Supes not high on issuing IDs
On Monday (Feb. 26), Dan Whittle walked into the living room of his small house in south Chico to find his roommate “flopping around, convulsing” on the floor in a violent seizure.
The next day, Whittle was in Oroville addressing the Butte County Board of Supervisors during a public hearing on the issuance of medical-marijuana identification cards. His roommate, Terry McGowan, wanted to attend the meeting with him, but he was still recovering at Enloe Medical Center.
McGowan is a frail man who smiles when he tells stories of being in the Navy or riding his bike to Enloe to “see the cancer doctor.” He has temporal lobe epilepsy, and the ravages of skin cancer are visible on his right cheek. Whittle is his paid in-home caregiver.
The best drug to help him cope with the seizures as well as the skin cancer, McGowan says, is marijuana. He has a doctor’s recommendation to use the drug.
On Nov. 11, 2006, Chico police arrested Whittle for cultivating marijuana in his and McGowan’s back yard. Whittle says he abided by state law and should not have been arrested.
“Not only being his caregiver through In-Home Supportive Services, I provide housing, health and safety [for McGowan],” Whittle said. “I thought I was well within the caregiver guidelines set up by the state in Proposition 215.”
Not only did the cops arrest Whittle, they also seized McGowan’s medicine.
“They took this sick guy, who has cancer—they took his medicine,” Whittle said in disbelief. When he spoke at the hearing, he explained his situation and noted that, had he possessed a medical-marijuana ID, he wouldn’t have been arrested.
Unfortunately for Whittle, he is now $5,000 in debt for attorney’s fees.
Medical marijuana has been legal since 1996, when 56 percent of California voters passed the Compassionate Use Act, or Prop 215, allowing patients to use marijuana with a doctor’s recommendation, said Aaron Smith of Americans for Safe Access, who adds that today polls show 75 percent of California voters approve of medical marijuana.
Apparently two county supervisors are among the 25 percent who do not.
District 2 Supervisor Jane Dolan opened the public hearing by describing it as being about the issuance of a “certain ID card,” adding, “The less said about this, the better—sorry, that’s my personal opinion.”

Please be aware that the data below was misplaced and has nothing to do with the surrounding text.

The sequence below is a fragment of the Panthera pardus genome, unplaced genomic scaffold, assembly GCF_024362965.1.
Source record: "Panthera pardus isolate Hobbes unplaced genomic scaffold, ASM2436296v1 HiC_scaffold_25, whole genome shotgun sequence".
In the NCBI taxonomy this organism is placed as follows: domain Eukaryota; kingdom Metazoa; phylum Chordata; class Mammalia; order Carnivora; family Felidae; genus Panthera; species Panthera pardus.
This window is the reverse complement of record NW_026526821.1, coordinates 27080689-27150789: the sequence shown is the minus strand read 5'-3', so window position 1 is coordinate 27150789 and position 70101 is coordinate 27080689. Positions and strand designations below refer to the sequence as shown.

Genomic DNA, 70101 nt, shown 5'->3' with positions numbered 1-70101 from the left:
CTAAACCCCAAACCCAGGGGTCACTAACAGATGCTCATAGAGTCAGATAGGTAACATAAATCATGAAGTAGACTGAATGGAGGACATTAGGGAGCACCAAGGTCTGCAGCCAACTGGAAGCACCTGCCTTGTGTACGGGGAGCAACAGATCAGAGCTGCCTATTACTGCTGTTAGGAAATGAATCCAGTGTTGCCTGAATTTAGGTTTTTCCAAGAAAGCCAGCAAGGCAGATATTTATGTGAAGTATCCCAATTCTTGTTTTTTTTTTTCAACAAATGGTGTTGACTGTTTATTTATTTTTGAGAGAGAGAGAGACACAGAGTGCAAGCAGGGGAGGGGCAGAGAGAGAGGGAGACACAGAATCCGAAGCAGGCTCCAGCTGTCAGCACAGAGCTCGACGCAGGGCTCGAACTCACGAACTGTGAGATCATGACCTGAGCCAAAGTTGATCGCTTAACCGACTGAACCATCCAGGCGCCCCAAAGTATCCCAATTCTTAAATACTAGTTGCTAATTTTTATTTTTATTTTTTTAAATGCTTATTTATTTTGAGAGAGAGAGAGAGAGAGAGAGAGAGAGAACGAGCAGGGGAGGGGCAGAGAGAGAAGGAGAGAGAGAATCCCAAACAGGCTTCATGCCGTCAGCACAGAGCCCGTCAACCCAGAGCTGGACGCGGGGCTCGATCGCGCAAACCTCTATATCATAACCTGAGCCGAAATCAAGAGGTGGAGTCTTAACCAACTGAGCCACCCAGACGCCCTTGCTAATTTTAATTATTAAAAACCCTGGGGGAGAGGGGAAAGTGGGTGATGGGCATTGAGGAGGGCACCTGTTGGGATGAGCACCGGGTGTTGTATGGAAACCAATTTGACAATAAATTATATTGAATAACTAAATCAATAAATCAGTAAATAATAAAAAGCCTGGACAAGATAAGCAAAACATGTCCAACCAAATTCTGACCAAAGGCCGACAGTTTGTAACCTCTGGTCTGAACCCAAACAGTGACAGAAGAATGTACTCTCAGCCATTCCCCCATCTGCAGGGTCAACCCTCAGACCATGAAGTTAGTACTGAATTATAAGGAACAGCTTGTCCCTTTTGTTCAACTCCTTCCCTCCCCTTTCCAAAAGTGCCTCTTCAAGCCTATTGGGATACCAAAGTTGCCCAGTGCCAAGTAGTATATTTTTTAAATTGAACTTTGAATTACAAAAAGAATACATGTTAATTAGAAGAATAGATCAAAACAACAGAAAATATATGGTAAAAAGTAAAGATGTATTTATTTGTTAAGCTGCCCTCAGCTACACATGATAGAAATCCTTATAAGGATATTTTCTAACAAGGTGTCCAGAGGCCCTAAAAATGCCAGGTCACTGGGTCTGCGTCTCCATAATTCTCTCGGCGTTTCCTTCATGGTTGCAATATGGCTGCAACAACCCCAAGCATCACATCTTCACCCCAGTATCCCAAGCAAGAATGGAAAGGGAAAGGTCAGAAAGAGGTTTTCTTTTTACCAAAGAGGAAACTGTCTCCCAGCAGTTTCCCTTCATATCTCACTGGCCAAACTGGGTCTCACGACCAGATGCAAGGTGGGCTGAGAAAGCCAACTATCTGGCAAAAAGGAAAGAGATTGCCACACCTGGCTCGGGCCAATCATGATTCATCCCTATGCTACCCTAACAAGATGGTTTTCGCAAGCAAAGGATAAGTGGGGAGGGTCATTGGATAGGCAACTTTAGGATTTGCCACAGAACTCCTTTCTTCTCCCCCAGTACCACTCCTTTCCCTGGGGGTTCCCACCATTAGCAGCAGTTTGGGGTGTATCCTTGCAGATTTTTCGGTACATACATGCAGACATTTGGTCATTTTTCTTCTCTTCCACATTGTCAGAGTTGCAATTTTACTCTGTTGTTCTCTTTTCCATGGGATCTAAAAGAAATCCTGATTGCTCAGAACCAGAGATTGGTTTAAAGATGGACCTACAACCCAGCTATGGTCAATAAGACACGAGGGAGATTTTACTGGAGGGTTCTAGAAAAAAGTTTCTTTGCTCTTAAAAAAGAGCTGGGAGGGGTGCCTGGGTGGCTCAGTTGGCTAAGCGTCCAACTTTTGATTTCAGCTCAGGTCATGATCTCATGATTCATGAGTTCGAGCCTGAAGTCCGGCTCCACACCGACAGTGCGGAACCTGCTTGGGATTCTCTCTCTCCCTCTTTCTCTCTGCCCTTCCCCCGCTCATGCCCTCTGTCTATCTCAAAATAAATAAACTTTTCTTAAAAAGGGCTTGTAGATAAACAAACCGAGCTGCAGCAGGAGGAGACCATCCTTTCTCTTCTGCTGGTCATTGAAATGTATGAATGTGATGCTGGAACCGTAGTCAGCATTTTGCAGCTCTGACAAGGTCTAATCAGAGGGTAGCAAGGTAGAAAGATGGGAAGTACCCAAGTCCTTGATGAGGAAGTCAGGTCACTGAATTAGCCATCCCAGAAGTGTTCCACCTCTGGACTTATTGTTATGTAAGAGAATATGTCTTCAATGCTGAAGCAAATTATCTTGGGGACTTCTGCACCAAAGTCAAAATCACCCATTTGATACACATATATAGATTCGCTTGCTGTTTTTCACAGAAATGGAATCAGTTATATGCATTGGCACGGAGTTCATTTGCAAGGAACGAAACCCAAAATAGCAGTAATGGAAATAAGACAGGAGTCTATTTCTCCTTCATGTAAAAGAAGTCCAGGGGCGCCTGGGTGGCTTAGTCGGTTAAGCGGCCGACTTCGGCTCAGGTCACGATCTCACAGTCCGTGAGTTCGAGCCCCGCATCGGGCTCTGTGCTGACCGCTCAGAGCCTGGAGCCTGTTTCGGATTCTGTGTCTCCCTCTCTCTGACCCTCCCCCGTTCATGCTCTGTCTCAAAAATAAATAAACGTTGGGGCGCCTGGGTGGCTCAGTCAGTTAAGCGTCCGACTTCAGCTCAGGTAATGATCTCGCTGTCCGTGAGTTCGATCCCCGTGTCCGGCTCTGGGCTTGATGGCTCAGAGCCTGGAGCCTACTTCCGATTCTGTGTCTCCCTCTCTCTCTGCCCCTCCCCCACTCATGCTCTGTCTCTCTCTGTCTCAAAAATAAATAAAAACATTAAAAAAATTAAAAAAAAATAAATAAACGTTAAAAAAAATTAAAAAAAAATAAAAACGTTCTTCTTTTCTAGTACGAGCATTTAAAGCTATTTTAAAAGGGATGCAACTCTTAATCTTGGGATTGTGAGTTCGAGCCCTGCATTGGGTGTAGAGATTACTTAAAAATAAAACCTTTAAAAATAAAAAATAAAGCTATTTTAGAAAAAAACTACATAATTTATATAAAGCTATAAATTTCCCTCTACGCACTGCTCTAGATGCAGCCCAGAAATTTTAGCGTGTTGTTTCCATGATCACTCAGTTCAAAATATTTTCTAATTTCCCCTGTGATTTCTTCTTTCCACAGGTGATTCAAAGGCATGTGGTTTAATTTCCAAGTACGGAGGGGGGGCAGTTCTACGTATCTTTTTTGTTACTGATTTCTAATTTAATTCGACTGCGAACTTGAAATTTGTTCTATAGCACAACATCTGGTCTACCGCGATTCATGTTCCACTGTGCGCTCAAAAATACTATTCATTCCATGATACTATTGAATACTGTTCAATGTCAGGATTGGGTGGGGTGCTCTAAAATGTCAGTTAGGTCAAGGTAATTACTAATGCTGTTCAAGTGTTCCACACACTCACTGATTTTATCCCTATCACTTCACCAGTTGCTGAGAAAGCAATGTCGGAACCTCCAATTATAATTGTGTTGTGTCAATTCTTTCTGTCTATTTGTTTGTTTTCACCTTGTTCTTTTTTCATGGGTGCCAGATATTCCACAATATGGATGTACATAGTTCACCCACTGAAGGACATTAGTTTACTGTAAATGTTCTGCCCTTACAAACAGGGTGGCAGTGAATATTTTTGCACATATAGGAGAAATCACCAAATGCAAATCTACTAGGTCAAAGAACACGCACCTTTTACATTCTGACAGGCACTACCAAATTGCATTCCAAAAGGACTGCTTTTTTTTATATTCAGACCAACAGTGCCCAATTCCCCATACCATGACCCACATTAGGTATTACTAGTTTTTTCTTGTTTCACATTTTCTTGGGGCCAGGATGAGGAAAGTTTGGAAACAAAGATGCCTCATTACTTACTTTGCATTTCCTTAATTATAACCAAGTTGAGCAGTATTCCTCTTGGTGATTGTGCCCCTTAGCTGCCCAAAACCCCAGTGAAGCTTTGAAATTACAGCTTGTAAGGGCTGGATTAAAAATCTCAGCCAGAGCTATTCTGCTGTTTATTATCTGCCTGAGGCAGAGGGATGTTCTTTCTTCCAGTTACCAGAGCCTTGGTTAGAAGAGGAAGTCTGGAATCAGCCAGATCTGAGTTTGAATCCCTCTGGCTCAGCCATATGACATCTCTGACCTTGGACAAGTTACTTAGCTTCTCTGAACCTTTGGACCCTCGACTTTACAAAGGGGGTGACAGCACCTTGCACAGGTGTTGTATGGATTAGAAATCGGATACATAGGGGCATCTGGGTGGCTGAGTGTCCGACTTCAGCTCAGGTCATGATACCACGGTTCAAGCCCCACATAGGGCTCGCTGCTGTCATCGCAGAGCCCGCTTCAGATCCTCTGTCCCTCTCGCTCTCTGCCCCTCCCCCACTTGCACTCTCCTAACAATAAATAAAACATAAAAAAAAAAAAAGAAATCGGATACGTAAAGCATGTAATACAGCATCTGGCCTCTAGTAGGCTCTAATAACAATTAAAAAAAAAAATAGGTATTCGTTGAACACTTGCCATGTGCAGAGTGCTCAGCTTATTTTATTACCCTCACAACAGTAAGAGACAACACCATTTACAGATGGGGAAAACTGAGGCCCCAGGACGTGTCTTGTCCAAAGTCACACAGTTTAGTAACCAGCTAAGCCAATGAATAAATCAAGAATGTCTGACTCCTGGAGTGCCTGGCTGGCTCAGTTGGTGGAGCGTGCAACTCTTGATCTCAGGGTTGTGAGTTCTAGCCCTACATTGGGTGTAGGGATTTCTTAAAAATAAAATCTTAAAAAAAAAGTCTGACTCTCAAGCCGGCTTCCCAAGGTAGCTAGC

District 4 Supervisor Curt Josiassen compared the matter to approving a strip club, a comment that upset one med-pot patient enough to cause him to yell out in protest from the back of chambers.
Strongest support for the cards came from law enforcement. Assistant District Attorney Francisco Zarate and Sheriff Perry Reniff both told the supervisors that county resources were being wasted by arresting and investigating med-pot patients.
“It [the medical-marijuana ID card] saves my people hundreds and hundreds of hours,” Reniff said.
Ultimately the board passed the ordinance, 3-2, after District 3 Supervisor Maureen Kirk moved to approve, stating it would be “fiscally conservative.” The county now has 30 days to implement the program.
Kirk was joined by Dolan and Oroville-area Supervisor Bill Connelly, who stated that, while he didn’t approve of medical marijuana, he agreed with Kirk that money would be saved and “it would be a useful tool for law enforcement.” The Paradise area’s Kim Yamaguchi cast the other “no” vote.
The cost of an ID card will be $187.15, with $142 going to the state, which has increased the cost from $13 effective today (March 1).
Assemblyman Mark Leno (D-San Francisco) authored the Medical Marijuana Identification Card Program, or SB 420, in December 2003.
“This program gives medical-marijuana patients who are following a course of therapy as recommended by their doctor the peace of mind that they will be protected from mistaken arrest or detainment by law enforcement,” Leno said in a press release.
But he cautioned that the stiff fee is counter-productive: “Raising the fee to enroll in this optional program to an untenable level dooms the state program to failure and undermines safety to patients who are already suffering.”